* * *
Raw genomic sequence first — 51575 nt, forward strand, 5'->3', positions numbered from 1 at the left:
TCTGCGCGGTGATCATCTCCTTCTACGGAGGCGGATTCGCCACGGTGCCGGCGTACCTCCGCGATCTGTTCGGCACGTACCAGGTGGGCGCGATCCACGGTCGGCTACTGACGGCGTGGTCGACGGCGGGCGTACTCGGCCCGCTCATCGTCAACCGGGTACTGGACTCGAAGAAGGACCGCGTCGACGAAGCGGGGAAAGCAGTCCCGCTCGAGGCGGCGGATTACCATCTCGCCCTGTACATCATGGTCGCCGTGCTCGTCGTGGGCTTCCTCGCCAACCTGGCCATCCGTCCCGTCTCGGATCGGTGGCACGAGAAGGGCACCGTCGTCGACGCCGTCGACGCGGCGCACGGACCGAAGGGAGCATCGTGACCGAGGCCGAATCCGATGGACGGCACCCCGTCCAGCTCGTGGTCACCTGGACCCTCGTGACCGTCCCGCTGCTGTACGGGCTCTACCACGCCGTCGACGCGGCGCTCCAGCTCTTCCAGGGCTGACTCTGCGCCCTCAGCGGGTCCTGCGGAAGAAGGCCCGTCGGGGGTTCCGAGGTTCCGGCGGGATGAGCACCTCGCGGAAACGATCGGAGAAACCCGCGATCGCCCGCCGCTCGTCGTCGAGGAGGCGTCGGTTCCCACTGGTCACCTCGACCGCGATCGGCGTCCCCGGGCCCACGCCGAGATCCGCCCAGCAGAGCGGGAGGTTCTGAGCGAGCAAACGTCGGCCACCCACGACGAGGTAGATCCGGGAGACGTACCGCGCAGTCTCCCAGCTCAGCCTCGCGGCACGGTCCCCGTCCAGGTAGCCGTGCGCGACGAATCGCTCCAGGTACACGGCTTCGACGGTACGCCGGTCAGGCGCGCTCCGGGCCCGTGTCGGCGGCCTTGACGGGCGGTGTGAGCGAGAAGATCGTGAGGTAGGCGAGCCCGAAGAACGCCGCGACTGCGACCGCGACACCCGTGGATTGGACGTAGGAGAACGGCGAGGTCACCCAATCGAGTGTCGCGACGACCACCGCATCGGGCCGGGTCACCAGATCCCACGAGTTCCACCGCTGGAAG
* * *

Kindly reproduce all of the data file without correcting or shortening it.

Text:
Raw genomic sequence first — 51575 nt, forward strand, 5'->3', positions numbered from 1 at the left:
TCTGCGCGGTGATCATCTCCTTCTACGGAGGCGGATTCGCCACGGTGCCGGCGTACCTCCGCGATCTGTTCGGCACGTACCAGGTGGGCGCGATCCACGGTCGGCTACTGACGGCGTGGTCGACGGCGGGCGTACTCGGCCCGCTCATCGTCAACCGGGTACTGGACTCGAAGAAGGACCGCGTCGACGAAGCGGGGAAAGCAGTCCCGCTCGAGGCGGCGGATTACCATCTCGCCCTGTACATCATGGTCGCCGTGCTCGTCGTGGGCTTCCTCGCCAACCTGGCCATCCGTCCCGTCTCGGATCGGTGGCACGAGAAGGGCACCGTCGTCGACGCCGTCGACGCGGCGCACGGACCGAAGGGAGCATCGTGACCGAGGCCGAATCCGATGGACGGCACCCCGTCCAGCTCGTGGTCACCTGGACCCTCGTGACCGTCCCGCTGCTGTACGGGCTCTACCACGCCGTCGACGCGGCGCTCCAGCTCTTCCAGGGCTGACTCTGCGCCCTCAGCGGGTCCTGCGGAAGAAGGCCCGTCGGGGGTTCCGAGGTTCCGGCGGGATGAGCACCTCGCGGAAACGATCGGAGAAACCCGCGATCGCCCGCCGCTCGTCGTCGAGGAGGCGTCGGTTCCCACTGGTCACCTCGACCGCGATCGGCGTCCCCGGGCCCACGCCGAGATCCGCCCAGCAGAGCGGGAGGTTCTGAGCGAGCAAACGTCGGCCACCCACGACGAGGTAGATCCGGGAGACGTACCGCGCAGTCTCCCAGCTCAGCCTCGCGGCACGGTCCCCGTCCAGGTAGCCGTGCGCGACGAATCGCTCCAGGTACACGGCTTCGACGGTACGCCGGTCAGGCGCGCTCCGGGCCCGTGTCGGCGGCCTTGACGGGCGGTGTGAGCGAGAAGATCGTGAGGTAGGCGAGCCCGAAGAACGCCGCGACTGCGACCGCGACACCCGTGGATTGGACGTAGGAGAACGGCGAGGTCACCCAATCGAGTGTCGCGACGACCACCGCATCGGGCCGGGTCACCAGATCCCACGAGTTCCACCGCTGGAAG